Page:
In Thailand's southern borderlands where various rebel groups have led a deadly nine-year insurgency, the majority of the violence has remained anonymous, committed without any one group coming forward to claim responsibility, make demands, or put a face to the conflict.
That is until now.
Shortly before Thailand's government began peace talks with the Barisan Revolusi Nasional Patani (BRN), one of the main Muslim insurgency groups in the Deep South, as the area is known, Ustaz Hassan Taib and Abdulkarim Khalib released a rare video [ms] on YouTube on April 26, 2013 introducing the group. BRN seeks to fight for freedom and justice for the people of historic Patani region.
The Deep South of Thailand, encompassing three provinces and a half and a population of roughly two million people, is home to one of the world's most violent conflicts. Since 2004, more than 5,300 people have been killed – roughly 2,000 more fatalities than the Afghanistan conflict. In April of 2013 alone, 45 have been killed and 75 injured in 298 incidents.
The conflict-plagued southern border provinces of Thailand – Pattani, Narathiwat, Yala and parts of Songkla, are majority Muslims. Many speak Bahasa Melayu Patani, which very few Thais understand. They represent a distinct minority group whose identity, culture, religion and tradition are different from the majority Buddhist Thais.
There are several insurgency groups currently taking aim both at soldiers and civilians in this heavily militarized Deep South. It has remained unclear as to the purposes of these insurgencies other than some broader goal of gaining more autonomy from Bangkok. The very secrecy of these insurgencies makes them bizarre.
On May 24, a second video [ms] on YouTube was released, outlining five key demands. Speaking in Bahasa Melayu Patani, Noor made clear that BRN is a “liberation” and not a separatist movement. The group demands that the peace talks with the Thai government must be observed by third-party organizations, such as the Organization of Islamic Conference (OIC), and it should be mediated by the Malaysian government.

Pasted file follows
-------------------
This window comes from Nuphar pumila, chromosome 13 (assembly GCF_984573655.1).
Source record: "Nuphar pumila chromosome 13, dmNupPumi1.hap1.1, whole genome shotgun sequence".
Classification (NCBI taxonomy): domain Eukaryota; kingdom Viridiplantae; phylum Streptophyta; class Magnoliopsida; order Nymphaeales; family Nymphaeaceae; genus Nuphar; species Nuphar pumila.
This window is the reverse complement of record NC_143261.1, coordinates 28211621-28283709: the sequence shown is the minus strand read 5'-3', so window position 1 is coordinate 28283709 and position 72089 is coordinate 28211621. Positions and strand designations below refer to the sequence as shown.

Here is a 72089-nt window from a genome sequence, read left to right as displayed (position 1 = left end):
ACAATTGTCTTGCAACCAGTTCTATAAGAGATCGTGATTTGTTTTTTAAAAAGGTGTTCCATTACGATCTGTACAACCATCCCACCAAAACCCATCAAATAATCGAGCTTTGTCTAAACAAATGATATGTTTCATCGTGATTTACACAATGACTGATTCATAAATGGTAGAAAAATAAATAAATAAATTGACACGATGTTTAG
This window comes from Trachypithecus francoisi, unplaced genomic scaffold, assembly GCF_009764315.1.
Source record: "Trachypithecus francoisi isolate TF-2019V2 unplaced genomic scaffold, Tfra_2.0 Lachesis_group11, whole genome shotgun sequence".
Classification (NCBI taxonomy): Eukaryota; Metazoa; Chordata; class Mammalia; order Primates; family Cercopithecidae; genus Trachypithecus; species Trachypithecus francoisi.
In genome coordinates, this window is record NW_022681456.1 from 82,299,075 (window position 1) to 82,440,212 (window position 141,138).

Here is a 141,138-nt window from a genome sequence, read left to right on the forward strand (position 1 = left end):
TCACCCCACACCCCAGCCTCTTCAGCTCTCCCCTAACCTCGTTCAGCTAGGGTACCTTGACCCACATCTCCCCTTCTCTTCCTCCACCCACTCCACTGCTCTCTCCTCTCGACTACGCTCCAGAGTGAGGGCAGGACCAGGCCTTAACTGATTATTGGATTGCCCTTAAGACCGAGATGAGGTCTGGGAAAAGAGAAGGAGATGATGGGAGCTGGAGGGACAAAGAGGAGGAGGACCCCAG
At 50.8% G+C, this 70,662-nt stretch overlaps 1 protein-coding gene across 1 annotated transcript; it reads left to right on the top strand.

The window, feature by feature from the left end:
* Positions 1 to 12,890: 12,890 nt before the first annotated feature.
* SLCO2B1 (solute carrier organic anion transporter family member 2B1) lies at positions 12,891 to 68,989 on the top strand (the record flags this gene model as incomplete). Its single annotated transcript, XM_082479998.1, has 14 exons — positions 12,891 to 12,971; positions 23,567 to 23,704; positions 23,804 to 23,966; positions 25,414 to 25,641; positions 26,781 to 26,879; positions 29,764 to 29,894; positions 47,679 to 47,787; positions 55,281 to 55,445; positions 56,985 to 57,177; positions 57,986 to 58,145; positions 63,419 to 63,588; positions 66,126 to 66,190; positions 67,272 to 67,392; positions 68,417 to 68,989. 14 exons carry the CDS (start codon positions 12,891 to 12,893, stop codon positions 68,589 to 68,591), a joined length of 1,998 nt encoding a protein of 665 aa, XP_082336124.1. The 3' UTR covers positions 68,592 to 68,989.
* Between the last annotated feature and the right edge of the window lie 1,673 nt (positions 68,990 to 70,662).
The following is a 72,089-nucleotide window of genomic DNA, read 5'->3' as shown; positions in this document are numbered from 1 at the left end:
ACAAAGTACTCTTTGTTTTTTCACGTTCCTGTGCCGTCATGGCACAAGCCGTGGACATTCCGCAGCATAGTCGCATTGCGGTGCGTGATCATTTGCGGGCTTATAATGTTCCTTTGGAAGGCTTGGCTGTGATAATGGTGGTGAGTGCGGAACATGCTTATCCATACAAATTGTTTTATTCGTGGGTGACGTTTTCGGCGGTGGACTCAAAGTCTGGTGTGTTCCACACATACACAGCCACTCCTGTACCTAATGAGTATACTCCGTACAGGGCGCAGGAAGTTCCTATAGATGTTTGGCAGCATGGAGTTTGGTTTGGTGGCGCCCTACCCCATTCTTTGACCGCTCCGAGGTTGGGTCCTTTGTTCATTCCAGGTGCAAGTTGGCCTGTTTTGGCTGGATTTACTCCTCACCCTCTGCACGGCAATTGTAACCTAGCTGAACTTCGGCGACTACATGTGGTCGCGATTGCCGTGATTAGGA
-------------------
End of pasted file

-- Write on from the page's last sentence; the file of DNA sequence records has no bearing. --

Prior to this, only exiled members of the Patani United Liberation Organization (PULO), be they in Europe or the Middle East, have made some demands known to the government. PULO, founded in 1968, sought to re-assert itself as a group capable of negotiating with the government.
Given that there are many insurgency groups and factions operating in the southernmost provinces, it seems the BRN intends to claim that it is “the one” organization that will be negotiating with the Thai government, and not the PULO, or any other group. Moreover, the BRN makes clear it does not trust the Thai government and demands the Malaysian counterpart to mediate in the peace talks.
The Malaysians, on the other hand, are bracing for more waves of violence in the troubled border region, as other militant groups disagreed with the peace talks, sparking a surge of deadly attacks there.
The Thai army took a step further and began discussing building a “border fence” as part of a new surveillance tool that would limit the movement of militant groups. So far, other measures to quell the insurgencies in the Deep South have failed, such as the imposition of an emergency decree and deployment of 60,000 troops.
The video clips elicited some angry response in the Thai blogosphere. Warakorn Boonyakorn reminded the insurgents that religion should be about spreading the message of peace:
No religion teaches you to kill people. And whoever still does this “repulsive” thing… you can't claim it's religion….Religion is not what's wrong with this, it's the people.
MK47 questioned the wisdom of negotiating with the rebels:
You know they are the leaders who ordered the killing of hundreds of Thais? Why negotiate with them?…
David Kim clarified that the rebels are fighting for liberation:
We don't want to be part of Thailand. We are not Thais. Our blood will never become Thai blood…and we want to emphasize we are not separating [from Thailand], but we are liberating ourselves…
Muslim North urged the government to stop talking to terrorists:
Don't negotiate with terrorists.
The violence has not faded since the recent peace talks and the International Crisis Group has warned that insurgent groups are getting stronger and bolder. It seems Thailand is bracing for more storm and perhaps more YouTube clips.